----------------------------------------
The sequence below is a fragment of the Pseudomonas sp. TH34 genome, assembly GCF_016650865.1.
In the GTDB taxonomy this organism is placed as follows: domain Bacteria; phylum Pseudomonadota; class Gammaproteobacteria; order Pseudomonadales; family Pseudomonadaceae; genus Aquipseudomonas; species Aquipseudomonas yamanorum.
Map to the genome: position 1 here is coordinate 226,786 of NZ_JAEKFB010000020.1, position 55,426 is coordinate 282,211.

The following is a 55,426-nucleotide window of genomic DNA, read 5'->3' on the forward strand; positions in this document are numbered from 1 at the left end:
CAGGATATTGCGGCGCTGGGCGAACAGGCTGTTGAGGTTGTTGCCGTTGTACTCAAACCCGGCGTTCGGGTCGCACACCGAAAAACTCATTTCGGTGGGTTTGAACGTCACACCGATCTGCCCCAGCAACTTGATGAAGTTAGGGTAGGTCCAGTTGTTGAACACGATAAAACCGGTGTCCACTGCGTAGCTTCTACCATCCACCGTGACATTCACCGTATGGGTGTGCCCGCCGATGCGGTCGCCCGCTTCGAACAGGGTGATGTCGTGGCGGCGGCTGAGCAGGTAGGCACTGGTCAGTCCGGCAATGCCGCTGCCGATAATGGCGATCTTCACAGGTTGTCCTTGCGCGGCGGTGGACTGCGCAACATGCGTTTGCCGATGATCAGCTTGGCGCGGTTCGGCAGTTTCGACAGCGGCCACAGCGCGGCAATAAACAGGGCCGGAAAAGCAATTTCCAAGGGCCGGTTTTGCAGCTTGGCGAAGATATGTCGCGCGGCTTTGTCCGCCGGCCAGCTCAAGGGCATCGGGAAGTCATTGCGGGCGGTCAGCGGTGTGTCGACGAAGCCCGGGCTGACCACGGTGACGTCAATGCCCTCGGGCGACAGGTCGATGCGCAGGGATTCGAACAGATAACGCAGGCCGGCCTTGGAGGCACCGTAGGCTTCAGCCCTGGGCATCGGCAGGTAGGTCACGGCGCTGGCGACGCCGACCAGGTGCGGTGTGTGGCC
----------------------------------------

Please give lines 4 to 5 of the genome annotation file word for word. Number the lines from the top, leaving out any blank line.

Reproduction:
The following is a 55,426-nucleotide window of genomic DNA, read 5'->3' on the forward strand; positions in this document are numbered from 1 at the left end:
CAGGATATTGCGGCGCTGGGCGAACAGGCTGTTGAGGTTGTTGCCGTTGTACTCAAACCCGGCGTTCGGGTCGCACACCGAAAAACTCATTTCGGTGGGTTTGAACGTCACACCGATCTGCCCCAGCAACTTGATGAAGTTAGGGTAGGTCCAGTTGTTGAACACGATAAAACCGGTGTCCACTGCGTAGCTTCTACCATCCACCGTGACATTCACCGTATGGGTGTGCCCGCCGATGCGGTCGCCCGCTTCGAACAGGGTGATGTCGTGGCGGCGGCTGAGCAGGTAGGCACTGGTCAGTCCGGCAATGCCGCTGCCGATAATGGCGATCTTCACAGGTTGTCCTTGCGCGGCGGTGGACTGCGCAACATGCGTTTGCCGATGATCAGCTTGGCGCGGTTCGGCAGTTTCGACAGCGGCCACAGCGCGGCAATAAACAGGGCCGGAAAAGCAATTTCCAAGGGCCGGTTTTGCAGCTTGGCGAAGATATGTCGCGCGGCTTTGTCCGCCGGCCAGCTCAAGGGCATCGGGAAGTCATTGCGGGCGGTCAGCGGTGTGTCGACGAAGCCCGGGCTGACCACGGTGACGTCAATGCCCTCGGGCGACAGGTCGATGCGCAGGGATTCGAACAGATAACGCAGGCCGGCCTTGGAGGCACCGTAGGCTTCAGCCCTGGGCATCGGCAGGTAGGTCACGGCGCTGGCGACGCCGACCAGGTGCGGTGTGTGGCC